Gilda Mignonette

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Griselda Andreatini, better known by the stage name Gilda Mignonette (28 October 1890 in Naples – 8 June 1953), was a Neapolitan singer of international fame in the early 20th century.

She began her career as a singer in theatrical revue shows, where she became a popular "sciantosa" (i.e., a diva), but later dedicated herself mostly to the canzone napoletana genre, recording with major labels such as Columbia and HMV, and touring intensively abroad.

In the mid-1920s, she moved to New York, where she reached the apex of her international popularity with Neapolitan classics such as A cartulina 'e Napule ("Postcard from Naples") or E l'emigrante chiagne ("And the emigrant cries").

In June 1926 she [1] married Feliciano "Frank" Acierno Jr., son of Feliciano Acierno, owner and operator of Acierno's Thalia Theater, previousaly known as the famed Bowery Theater. Acierno is credited for bringing[2] much of the Italian vaudville scene to New York City. The Acierno Theater was known for churning out nightly entertainment, featuring an eclectic mix of experimental theater alongside traditional Italian opera[3] while also providing a packed house for some of Italy's most renowened performance artists[4] to attain transatlantic appeal. While already a considerable star in Italy, her father-in-law's theater provided Griselda Andreatini Acierno (performing as Gilda Mignonette) the venue to catapult to stardom in the United States.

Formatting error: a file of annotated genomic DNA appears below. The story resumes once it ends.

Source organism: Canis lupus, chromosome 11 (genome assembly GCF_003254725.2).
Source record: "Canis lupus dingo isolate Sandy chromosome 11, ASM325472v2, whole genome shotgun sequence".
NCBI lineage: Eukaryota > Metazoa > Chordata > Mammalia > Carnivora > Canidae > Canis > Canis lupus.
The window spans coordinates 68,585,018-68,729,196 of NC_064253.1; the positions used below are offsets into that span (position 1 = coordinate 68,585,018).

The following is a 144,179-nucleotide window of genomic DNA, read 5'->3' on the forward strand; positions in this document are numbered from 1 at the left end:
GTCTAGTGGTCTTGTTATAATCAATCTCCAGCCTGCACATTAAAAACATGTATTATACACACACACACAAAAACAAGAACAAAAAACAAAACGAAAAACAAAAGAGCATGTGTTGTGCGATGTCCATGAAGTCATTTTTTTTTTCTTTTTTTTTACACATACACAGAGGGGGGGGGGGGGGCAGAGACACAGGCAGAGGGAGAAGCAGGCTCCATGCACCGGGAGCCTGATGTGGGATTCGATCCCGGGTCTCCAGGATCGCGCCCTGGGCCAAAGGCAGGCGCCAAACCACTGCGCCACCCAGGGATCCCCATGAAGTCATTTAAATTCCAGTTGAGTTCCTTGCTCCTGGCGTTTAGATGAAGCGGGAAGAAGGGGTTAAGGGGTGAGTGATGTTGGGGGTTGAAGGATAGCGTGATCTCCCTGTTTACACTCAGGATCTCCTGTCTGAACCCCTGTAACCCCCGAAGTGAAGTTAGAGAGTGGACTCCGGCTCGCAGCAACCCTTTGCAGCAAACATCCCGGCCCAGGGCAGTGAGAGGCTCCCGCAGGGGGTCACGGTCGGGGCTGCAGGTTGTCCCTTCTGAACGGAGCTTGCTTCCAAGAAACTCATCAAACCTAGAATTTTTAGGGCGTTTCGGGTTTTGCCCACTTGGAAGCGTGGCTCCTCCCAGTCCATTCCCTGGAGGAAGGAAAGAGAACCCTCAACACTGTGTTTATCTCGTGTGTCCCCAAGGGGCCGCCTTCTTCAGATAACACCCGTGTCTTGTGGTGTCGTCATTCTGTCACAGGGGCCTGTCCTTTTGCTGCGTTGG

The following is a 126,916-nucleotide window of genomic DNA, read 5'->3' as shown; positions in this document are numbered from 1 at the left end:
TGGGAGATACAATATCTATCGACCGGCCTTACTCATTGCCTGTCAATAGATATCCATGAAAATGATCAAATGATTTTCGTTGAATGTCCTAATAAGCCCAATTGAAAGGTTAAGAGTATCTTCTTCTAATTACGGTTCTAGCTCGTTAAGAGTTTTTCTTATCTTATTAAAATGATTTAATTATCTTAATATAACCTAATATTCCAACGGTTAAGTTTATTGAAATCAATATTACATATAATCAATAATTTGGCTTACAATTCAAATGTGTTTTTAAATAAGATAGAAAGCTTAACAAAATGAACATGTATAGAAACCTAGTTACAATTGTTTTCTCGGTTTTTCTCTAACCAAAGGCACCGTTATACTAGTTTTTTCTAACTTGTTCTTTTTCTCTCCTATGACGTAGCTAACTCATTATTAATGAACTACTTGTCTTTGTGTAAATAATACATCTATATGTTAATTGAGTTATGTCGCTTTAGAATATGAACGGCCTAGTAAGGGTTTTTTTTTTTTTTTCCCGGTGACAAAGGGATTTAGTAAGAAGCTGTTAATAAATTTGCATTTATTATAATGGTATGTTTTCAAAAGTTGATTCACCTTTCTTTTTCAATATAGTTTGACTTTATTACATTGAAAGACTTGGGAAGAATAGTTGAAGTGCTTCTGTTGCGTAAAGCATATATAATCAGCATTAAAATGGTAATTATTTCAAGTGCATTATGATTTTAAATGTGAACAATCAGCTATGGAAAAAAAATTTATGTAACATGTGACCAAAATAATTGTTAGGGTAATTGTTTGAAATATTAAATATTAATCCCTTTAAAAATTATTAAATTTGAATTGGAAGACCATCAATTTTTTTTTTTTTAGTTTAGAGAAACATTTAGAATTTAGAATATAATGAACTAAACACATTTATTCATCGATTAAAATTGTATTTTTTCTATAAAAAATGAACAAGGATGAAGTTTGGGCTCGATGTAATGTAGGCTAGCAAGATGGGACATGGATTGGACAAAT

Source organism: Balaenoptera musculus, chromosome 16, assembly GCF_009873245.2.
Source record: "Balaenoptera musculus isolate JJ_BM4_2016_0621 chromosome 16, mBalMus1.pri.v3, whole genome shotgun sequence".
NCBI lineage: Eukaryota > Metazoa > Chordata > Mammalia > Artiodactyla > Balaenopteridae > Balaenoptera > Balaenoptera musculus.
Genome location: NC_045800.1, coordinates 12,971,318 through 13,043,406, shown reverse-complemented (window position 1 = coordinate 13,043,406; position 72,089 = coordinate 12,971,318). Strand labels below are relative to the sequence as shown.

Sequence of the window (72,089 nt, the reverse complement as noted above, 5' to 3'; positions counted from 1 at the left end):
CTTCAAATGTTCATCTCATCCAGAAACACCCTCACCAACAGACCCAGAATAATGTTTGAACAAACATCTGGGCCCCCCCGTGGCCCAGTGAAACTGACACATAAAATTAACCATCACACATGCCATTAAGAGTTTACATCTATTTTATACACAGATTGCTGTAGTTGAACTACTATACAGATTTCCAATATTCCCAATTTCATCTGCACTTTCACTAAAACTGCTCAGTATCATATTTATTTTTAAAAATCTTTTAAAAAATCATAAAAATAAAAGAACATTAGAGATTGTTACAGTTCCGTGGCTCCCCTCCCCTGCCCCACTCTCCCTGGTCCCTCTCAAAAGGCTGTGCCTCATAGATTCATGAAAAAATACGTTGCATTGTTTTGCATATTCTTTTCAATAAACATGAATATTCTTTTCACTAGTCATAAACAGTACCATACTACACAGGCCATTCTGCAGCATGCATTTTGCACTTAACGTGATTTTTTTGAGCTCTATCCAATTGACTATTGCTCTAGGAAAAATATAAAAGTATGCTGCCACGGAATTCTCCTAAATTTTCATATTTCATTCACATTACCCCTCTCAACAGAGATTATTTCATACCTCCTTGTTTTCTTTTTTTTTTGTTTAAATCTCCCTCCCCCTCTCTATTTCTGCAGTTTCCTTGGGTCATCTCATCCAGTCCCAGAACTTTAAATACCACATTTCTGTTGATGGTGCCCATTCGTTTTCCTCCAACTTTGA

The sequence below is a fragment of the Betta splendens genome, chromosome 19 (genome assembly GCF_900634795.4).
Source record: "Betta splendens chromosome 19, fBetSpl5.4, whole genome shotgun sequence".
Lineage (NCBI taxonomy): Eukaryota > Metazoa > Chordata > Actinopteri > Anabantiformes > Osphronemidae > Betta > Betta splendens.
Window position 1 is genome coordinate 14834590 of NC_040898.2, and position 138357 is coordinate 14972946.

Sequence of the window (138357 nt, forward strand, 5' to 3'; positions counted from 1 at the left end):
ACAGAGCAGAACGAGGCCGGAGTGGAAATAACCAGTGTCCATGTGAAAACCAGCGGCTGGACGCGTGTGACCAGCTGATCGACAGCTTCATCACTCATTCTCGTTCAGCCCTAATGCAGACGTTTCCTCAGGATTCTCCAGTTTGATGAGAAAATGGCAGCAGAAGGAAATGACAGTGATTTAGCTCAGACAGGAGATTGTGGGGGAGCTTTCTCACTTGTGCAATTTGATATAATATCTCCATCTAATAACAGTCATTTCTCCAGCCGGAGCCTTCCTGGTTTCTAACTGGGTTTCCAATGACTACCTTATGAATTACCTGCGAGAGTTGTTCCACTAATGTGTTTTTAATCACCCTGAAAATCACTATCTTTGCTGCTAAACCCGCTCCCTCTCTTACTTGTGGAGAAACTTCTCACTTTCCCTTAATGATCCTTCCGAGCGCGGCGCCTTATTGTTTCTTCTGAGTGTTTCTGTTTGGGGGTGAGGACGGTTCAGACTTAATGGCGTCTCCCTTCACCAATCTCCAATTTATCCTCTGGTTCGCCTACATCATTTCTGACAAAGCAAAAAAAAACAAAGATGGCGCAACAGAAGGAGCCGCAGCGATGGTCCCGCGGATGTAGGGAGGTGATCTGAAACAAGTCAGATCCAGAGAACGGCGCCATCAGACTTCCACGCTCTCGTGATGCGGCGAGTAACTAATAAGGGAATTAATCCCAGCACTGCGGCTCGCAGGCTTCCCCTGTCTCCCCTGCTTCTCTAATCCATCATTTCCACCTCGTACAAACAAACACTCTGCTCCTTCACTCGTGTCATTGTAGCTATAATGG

In "Birds of Passage" Italian author and sound-studies scholar Simona Frasca writes extensively about Andreatini as Gilda Mignonette, citing her as central to the narrative of early 20th century Italian-American music and culture.[5]

In the early 1950s, she suffered severe health problems; having expressed the desire to die in her hometown in Naples, she actually died during the traversal by boat, off the Algerian coast.

References[edit]

  1. ^ New York City Municipal Archives; New York, New York; Borough: Manhattan; Volume Number: 7 New York, New York, Marriage License Indexes, 1907-2018 Entry number 21339
  2. ^ Park, Robert Ezra (1922). The Immigrant Press and Its Control. Harper & Brothers. p. 130. acierno's thalia theater.
  3. ^ The Freeman. Freeman. 1920.
  4. ^ Frasca, Simona (2014-09-24). Italian Birds of Passage: The Diaspora of Neapolitan Musicians in New York. Springer. ISBN 9781137322425.
  5. ^ "Birds of Passage". Scribd. Retrieved 2019-04-14.